Exercise 6.2

City Council landed on a 5–2 vote against a rezoning petition of moving a cemetery on Forbes Street to provide the space for a local supermarket Tuesday February 29.

Local developer Carl Erskine requested to have the cemetery relocated to Peaceful Rest Cemetery in order to use the space for a local supermarket. The report was filed to the Metropolitan Zoning Commission. While two citizens were for rezoning, the overall consensus of the 20 people who spoke were against the request.

“I can promise you that we will mount a campaign to recall any council member who votes for this thing,” Walt Dropo, president of Forbes Street Residents Association said.

The closing of the rezoning petition was followed by a one-cent sales tax proposition by councilwoman Wilma Rudolph. This tax is said to raise $400,000 for the city in the next year and terminate laying off workers. An estimated $75 extra a year per family would be the result of this one-cent sales tax.

Despite Mayor Sadecki believing the people are already taxed too greatly, the majority of the council disagreed which resulted in a 5–2 vote in favor of the tax.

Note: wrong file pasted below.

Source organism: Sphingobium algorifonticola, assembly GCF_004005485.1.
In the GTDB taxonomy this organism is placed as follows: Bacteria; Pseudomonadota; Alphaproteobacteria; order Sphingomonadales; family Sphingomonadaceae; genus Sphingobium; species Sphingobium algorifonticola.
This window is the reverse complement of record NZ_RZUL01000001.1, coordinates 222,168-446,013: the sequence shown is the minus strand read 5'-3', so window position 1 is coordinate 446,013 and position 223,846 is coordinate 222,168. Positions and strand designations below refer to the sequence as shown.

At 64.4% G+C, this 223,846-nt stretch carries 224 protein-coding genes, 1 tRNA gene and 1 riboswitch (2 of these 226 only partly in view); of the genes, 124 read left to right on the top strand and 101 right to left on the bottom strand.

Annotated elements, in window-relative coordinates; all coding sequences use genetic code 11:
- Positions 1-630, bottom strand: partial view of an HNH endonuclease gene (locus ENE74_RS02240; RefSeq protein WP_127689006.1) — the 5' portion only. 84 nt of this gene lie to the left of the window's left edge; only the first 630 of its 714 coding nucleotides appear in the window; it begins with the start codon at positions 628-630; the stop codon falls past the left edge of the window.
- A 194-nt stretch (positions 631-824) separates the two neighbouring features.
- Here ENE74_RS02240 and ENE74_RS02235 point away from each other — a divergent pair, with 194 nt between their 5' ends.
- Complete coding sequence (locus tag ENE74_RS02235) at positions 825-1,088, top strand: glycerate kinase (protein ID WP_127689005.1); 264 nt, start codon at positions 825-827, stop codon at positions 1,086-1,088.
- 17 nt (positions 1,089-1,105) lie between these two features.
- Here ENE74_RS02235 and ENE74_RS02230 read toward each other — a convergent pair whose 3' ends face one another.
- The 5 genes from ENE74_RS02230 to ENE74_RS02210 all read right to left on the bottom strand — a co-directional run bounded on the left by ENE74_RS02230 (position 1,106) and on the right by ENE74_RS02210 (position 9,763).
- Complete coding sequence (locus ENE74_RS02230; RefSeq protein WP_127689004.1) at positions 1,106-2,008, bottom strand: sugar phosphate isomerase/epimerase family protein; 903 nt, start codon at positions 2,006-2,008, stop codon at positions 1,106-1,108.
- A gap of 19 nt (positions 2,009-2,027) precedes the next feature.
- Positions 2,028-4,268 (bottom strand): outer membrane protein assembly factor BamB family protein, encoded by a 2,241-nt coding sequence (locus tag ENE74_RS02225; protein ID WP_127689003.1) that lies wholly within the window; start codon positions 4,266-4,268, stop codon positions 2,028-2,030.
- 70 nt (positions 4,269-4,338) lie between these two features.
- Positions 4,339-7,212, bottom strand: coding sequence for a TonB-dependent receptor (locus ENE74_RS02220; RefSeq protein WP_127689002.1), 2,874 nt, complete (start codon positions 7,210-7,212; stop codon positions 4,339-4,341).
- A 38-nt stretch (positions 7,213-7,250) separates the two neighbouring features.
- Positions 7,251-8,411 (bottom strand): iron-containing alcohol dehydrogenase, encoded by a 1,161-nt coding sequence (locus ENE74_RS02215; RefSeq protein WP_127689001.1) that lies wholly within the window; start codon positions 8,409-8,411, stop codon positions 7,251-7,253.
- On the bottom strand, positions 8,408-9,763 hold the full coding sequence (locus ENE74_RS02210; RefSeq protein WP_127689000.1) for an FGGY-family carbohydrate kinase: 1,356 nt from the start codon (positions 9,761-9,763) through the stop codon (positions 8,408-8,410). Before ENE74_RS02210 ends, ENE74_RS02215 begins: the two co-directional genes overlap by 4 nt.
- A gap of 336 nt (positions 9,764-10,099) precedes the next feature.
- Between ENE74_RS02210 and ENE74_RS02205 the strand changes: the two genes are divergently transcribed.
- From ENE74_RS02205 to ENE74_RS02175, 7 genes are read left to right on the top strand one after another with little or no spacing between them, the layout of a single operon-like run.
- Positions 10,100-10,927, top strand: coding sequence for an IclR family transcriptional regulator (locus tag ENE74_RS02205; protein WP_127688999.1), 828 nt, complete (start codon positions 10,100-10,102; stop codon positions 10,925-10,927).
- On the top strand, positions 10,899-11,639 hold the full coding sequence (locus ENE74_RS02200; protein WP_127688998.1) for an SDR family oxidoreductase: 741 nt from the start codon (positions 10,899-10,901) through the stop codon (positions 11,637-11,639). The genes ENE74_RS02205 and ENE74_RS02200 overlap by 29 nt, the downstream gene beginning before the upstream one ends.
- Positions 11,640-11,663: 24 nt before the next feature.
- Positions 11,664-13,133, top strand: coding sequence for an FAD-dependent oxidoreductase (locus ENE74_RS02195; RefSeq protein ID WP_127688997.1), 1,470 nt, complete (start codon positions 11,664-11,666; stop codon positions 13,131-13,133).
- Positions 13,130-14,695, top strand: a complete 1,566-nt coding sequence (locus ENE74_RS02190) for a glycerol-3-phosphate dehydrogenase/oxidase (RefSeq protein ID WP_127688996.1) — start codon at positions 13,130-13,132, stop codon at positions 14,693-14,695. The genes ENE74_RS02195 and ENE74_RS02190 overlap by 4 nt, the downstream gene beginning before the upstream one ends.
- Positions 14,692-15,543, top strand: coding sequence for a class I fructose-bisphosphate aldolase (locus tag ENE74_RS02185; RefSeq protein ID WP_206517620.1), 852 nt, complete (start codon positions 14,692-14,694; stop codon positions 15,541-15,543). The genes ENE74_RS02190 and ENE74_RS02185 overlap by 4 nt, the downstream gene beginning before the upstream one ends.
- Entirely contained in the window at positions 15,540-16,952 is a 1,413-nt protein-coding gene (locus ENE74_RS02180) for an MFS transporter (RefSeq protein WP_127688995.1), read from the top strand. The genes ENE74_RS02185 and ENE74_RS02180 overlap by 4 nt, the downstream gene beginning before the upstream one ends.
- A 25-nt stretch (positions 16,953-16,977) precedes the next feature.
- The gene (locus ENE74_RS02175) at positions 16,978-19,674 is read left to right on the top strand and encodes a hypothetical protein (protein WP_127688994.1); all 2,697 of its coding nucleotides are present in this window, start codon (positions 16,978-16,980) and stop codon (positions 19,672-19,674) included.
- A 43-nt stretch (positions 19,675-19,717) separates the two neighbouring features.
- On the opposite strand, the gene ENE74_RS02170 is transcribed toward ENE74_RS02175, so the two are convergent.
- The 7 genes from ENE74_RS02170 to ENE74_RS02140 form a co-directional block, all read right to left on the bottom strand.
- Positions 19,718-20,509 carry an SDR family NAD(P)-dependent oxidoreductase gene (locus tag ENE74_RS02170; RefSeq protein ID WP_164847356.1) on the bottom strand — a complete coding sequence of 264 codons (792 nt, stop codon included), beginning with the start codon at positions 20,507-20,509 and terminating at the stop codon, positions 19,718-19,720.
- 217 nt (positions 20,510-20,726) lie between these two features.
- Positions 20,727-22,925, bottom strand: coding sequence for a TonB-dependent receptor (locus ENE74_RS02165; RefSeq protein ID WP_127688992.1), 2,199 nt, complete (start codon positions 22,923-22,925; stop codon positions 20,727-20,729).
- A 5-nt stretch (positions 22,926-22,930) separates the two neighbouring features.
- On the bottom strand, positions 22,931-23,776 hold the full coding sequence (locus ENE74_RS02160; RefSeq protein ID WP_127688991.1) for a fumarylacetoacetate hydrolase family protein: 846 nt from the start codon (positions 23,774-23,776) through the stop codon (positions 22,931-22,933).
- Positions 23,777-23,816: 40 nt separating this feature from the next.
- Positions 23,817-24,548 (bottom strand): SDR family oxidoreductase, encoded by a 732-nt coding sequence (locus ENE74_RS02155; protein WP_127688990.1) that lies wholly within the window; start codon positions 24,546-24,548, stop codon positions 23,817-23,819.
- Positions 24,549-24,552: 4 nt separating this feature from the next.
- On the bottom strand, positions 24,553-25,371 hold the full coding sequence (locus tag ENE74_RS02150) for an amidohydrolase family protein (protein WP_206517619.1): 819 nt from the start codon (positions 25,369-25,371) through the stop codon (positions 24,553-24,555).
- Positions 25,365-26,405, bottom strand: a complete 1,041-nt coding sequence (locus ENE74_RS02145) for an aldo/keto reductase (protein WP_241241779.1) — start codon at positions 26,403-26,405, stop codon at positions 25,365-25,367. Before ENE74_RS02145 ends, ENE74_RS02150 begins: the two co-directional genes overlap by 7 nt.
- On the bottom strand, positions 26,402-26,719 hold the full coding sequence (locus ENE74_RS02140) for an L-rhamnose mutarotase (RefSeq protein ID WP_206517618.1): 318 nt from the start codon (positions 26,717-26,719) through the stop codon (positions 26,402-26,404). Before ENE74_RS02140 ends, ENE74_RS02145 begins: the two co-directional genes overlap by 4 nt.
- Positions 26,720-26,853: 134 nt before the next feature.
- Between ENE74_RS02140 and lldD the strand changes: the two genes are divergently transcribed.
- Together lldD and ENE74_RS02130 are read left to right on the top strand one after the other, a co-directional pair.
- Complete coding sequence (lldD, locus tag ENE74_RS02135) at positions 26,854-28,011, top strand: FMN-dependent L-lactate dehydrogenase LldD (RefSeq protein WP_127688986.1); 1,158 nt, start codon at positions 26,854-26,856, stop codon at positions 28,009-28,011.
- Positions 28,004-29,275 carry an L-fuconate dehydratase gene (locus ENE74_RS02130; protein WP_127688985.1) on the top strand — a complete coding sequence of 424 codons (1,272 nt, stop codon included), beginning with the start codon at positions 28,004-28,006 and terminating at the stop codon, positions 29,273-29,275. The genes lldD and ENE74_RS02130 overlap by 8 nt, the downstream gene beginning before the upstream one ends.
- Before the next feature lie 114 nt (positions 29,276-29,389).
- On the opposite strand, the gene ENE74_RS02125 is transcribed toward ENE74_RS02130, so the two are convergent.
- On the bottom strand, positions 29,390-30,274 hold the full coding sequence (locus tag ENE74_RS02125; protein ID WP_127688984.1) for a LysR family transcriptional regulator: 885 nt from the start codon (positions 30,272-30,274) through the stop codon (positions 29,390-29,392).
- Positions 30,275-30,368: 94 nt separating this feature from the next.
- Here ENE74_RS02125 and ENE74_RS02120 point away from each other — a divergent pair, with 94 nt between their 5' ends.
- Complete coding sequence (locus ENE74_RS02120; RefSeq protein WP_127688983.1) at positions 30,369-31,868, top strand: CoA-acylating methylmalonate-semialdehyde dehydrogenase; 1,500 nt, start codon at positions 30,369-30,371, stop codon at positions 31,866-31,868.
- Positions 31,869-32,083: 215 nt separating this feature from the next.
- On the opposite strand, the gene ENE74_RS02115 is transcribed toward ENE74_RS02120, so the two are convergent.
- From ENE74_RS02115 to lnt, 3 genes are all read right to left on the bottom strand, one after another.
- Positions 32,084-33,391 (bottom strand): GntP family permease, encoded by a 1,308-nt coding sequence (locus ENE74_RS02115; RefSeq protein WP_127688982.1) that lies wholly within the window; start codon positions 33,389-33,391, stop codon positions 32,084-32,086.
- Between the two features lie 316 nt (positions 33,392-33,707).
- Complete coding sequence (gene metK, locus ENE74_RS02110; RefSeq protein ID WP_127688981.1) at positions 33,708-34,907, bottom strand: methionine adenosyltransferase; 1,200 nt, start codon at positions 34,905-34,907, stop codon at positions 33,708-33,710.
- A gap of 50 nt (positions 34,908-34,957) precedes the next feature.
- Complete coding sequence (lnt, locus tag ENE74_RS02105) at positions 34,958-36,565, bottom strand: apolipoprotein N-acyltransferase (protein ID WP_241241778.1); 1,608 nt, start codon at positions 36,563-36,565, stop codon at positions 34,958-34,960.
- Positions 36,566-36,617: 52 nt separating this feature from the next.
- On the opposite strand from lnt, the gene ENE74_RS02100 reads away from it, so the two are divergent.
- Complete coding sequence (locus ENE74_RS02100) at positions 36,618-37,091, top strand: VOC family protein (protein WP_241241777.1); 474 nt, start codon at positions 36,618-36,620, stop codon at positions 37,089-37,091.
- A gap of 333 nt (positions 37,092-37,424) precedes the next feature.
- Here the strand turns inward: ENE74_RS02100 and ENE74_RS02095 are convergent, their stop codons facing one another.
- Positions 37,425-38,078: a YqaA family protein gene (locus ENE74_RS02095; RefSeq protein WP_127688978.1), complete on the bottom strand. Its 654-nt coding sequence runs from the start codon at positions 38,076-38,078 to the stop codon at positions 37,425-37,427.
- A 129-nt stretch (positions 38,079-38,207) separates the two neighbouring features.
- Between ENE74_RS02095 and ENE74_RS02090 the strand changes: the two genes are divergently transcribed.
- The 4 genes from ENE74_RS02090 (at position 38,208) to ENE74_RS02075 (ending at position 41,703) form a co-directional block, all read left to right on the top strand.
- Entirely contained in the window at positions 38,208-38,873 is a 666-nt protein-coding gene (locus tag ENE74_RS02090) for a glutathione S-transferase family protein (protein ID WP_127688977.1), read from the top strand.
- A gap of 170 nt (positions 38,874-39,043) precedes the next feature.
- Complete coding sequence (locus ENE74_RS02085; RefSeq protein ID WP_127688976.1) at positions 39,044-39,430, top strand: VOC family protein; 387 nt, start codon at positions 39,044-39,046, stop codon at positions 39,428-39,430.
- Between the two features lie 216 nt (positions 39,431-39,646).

The final proposition was from councilman Mazeroski regarding the licensing of morticians within the city. The bill would require a $150 fee per mortuary every year and suggested that it would bring in revenue for the city.

“I believe that if the city did this, it would just have to turn the money over to the state,” Don Blasingame of Blasingame Mortuary said. When questions arose concerning its place in the law, the motion was raised to table the proposal and ended in a 6–1 vote.

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Wednesday, March 2 City Council voted on the proposed one-cent sales tax to build up the city’s financial condition that would raise close to $400,000 next year resulting in a 5–2 vote in favor of the tax.

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